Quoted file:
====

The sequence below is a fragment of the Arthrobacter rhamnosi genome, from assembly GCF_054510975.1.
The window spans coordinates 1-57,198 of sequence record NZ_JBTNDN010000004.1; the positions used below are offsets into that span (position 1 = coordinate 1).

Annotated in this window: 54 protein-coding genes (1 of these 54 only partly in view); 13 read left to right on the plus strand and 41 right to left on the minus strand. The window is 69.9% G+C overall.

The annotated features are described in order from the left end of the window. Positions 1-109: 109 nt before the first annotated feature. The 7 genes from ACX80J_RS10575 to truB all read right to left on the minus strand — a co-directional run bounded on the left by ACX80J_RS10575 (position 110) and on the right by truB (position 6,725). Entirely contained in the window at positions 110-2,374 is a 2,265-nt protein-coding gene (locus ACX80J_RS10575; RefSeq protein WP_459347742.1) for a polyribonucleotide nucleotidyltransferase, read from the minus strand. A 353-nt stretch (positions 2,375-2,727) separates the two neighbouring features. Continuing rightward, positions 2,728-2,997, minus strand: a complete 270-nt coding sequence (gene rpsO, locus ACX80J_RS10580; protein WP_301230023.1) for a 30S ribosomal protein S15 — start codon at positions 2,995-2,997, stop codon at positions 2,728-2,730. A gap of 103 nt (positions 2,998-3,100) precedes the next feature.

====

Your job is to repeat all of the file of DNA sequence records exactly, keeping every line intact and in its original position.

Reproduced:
The sequence below is a fragment of the Arthrobacter rhamnosi genome, from assembly GCF_054510975.1.
The window spans coordinates 1-57,198 of sequence record NZ_JBTNDN010000004.1; the positions used below are offsets into that span (position 1 = coordinate 1).

Annotated in this window: 54 protein-coding genes (1 of these 54 only partly in view); 13 read left to right on the plus strand and 41 right to left on the minus strand. The window is 69.9% G+C overall.

The annotated features are described in order from the left end of the window. Positions 1-109: 109 nt before the first annotated feature. The 7 genes from ACX80J_RS10575 to truB all read right to left on the minus strand — a co-directional run bounded on the left by ACX80J_RS10575 (position 110) and on the right by truB (position 6,725). Entirely contained in the window at positions 110-2,374 is a 2,265-nt protein-coding gene (locus ACX80J_RS10575; RefSeq protein WP_459347742.1) for a polyribonucleotide nucleotidyltransferase, read from the minus strand. A 353-nt stretch (positions 2,375-2,727) separates the two neighbouring features. Continuing rightward, positions 2,728-2,997, minus strand: a complete 270-nt coding sequence (gene rpsO, locus ACX80J_RS10580; protein WP_301230023.1) for a 30S ribosomal protein S15 — start codon at positions 2,995-2,997, stop codon at positions 2,728-2,730. A gap of 103 nt (positions 2,998-3,100) precedes the next feature.